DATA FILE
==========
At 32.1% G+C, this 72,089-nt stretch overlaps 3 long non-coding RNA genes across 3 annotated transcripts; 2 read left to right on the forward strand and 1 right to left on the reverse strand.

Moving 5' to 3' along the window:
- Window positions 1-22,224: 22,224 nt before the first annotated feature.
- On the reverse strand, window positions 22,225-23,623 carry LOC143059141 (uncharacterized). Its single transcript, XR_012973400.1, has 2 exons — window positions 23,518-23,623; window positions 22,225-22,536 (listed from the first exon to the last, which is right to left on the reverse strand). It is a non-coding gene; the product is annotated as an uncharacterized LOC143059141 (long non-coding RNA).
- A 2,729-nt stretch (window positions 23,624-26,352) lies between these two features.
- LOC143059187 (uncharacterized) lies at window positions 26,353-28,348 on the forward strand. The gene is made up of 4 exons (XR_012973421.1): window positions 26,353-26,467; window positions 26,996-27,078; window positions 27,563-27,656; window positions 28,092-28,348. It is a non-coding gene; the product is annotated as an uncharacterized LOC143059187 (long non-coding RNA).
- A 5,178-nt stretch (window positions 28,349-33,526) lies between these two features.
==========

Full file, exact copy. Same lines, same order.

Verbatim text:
At 32.1% G+C, this 72,089-nt stretch overlaps 3 long non-coding RNA genes across 3 annotated transcripts; 2 read left to right on the forward strand and 1 right to left on the reverse strand.

Moving 5' to 3' along the window:
- Window positions 1-22,224: 22,224 nt before the first annotated feature.
- On the reverse strand, window positions 22,225-23,623 carry LOC143059141 (uncharacterized). Its single transcript, XR_012973400.1, has 2 exons — window positions 23,518-23,623; window positions 22,225-22,536 (listed from the first exon to the last, which is right to left on the reverse strand). It is a non-coding gene; the product is annotated as an uncharacterized LOC143059141 (long non-coding RNA).
- A 2,729-nt stretch (window positions 23,624-26,352) lies between these two features.
- LOC143059187 (uncharacterized) lies at window positions 26,353-28,348 on the forward strand. The gene is made up of 4 exons (XR_012973421.1): window positions 26,353-26,467; window positions 26,996-27,078; window positions 27,563-27,656; window positions 28,092-28,348. It is a non-coding gene; the product is annotated as an uncharacterized LOC143059187 (long non-coding RNA).
- A 5,178-nt stretch (window positions 28,349-33,526) lies between these two features.